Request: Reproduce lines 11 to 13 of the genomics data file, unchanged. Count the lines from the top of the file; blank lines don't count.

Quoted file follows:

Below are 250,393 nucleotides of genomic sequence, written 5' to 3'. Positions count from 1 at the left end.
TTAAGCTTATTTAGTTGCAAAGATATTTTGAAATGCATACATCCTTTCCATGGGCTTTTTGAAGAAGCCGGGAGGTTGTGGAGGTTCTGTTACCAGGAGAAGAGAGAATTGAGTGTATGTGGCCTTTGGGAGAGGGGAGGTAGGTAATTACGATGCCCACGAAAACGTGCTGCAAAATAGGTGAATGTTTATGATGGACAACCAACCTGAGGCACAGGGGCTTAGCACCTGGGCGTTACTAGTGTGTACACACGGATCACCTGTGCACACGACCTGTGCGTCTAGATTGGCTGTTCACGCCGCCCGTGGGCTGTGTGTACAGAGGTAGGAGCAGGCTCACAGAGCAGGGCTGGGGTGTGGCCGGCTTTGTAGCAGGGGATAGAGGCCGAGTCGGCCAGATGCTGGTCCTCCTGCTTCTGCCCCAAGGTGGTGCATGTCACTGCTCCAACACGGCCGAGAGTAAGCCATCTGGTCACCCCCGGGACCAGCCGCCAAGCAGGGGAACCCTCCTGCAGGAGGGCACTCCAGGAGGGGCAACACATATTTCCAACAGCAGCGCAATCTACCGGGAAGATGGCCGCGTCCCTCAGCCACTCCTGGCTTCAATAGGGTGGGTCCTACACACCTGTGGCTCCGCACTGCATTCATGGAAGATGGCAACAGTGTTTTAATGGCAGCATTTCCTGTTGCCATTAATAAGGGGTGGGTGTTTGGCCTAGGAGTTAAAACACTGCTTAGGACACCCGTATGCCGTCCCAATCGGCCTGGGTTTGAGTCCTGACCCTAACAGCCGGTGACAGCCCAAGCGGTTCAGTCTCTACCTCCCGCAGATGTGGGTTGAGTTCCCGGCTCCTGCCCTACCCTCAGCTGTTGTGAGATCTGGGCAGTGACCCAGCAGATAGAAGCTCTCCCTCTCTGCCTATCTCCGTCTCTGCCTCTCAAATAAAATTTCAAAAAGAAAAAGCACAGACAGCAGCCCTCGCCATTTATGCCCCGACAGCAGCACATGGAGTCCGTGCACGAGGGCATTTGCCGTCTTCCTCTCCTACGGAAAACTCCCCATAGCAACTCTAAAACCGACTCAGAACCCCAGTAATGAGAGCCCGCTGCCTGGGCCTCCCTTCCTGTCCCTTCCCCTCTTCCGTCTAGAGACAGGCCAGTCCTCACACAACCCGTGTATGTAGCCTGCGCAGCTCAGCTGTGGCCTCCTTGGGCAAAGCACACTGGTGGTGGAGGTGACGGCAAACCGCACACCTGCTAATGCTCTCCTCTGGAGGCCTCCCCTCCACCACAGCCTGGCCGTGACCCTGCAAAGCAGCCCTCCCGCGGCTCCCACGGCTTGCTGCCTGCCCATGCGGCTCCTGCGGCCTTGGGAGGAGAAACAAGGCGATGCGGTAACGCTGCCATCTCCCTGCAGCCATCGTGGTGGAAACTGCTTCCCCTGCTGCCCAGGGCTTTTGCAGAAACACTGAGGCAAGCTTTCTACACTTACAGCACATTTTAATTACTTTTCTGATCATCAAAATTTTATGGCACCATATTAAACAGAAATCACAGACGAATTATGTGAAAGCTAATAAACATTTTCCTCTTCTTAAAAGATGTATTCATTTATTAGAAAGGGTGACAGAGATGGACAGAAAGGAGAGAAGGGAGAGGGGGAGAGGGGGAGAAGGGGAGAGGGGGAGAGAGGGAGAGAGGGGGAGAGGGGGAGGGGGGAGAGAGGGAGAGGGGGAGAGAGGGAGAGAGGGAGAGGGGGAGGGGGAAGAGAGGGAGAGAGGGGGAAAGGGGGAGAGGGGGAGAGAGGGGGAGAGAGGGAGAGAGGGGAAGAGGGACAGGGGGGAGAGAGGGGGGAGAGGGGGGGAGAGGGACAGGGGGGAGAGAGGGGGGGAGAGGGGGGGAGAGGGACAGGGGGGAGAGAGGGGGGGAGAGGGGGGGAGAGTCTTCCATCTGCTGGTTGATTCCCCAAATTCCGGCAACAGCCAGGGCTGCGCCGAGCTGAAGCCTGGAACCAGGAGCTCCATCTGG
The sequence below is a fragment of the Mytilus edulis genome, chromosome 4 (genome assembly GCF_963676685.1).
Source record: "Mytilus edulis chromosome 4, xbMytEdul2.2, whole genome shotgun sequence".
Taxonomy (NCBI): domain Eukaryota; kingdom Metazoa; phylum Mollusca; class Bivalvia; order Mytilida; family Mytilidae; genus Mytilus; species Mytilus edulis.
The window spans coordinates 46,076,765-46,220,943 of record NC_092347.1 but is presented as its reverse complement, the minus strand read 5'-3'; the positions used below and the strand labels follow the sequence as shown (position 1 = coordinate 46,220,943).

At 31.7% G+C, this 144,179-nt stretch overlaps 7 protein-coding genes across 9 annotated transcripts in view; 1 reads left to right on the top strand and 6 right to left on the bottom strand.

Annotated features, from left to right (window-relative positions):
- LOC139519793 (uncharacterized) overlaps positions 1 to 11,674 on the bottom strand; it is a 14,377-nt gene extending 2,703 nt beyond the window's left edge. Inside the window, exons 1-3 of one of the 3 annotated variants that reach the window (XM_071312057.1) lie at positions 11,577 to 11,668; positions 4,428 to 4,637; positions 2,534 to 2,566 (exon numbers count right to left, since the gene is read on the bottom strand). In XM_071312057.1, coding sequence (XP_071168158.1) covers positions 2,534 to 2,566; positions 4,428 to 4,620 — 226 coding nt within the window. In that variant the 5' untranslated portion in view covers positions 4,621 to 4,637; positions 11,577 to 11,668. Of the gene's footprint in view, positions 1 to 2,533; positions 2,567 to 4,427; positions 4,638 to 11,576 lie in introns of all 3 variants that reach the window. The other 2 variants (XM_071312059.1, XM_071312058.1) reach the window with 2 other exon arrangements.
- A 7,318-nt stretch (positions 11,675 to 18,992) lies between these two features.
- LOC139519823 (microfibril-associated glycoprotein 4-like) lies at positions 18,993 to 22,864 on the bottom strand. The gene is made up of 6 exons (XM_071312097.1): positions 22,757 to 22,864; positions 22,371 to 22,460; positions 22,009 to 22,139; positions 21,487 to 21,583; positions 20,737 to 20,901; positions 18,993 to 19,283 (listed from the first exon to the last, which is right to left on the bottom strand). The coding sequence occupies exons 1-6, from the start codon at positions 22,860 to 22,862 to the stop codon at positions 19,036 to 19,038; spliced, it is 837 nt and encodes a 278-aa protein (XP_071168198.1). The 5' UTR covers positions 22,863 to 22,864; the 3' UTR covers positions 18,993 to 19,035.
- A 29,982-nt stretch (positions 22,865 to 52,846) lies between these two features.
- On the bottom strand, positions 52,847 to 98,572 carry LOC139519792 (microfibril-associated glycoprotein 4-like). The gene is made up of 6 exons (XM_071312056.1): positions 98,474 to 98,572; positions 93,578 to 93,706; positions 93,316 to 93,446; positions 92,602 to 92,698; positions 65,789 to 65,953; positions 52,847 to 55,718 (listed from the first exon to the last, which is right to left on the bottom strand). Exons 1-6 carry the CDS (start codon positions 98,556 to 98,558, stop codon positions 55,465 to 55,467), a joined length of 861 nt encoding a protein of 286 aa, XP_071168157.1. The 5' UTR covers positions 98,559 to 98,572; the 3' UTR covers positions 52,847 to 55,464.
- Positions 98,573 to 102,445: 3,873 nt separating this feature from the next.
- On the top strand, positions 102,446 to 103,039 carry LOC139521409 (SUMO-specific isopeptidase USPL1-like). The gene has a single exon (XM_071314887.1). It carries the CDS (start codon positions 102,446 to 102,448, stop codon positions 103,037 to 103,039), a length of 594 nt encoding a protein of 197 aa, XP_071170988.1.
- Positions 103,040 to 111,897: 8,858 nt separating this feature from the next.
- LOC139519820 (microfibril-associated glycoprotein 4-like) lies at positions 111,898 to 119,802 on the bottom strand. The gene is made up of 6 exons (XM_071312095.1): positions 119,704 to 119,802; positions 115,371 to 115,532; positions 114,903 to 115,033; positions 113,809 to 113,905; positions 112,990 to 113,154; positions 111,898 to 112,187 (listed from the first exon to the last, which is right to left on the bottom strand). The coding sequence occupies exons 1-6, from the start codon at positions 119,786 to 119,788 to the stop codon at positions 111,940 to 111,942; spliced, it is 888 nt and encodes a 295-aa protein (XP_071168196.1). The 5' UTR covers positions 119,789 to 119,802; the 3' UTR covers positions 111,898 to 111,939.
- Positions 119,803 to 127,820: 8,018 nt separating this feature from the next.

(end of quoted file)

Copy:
- LOC139519823 (microfibril-associated glycoprotein 4-like) lies at positions 18,993 to 22,864 on the bottom strand. The gene is made up of 6 exons (XM_071312097.1): positions 22,757 to 22,864; positions 22,371 to 22,460; positions 22,009 to 22,139; positions 21,487 to 21,583; positions 20,737 to 20,901; positions 18,993 to 19,283 (listed from the first exon to the last, which is right to left on the bottom strand). The coding sequence occupies exons 1-6, from the start codon at positions 22,860 to 22,862 to the stop codon at positions 19,036 to 19,038; spliced, it is 837 nt and encodes a 278-aa protein (XP_071168198.1). The 5' UTR covers positions 22,863 to 22,864; the 3' UTR covers positions 18,993 to 19,035.
- A 29,982-nt stretch (positions 22,865 to 52,846) lies between these two features.
- On the bottom strand, positions 52,847 to 98,572 carry LOC139519792 (microfibril-associated glycoprotein 4-like). The gene is made up of 6 exons (XM_071312056.1): positions 98,474 to 98,572; positions 93,578 to 93,706; positions 93,316 to 93,446; positions 92,602 to 92,698; positions 65,789 to 65,953; positions 52,847 to 55,718 (listed from the first exon to the last, which is right to left on the bottom strand). Exons 1-6 carry the CDS (start codon positions 98,556 to 98,558, stop codon positions 55,465 to 55,467), a joined length of 861 nt encoding a protein of 286 aa, XP_071168157.1. The 5' UTR covers positions 98,559 to 98,572; the 3' UTR covers positions 52,847 to 55,464.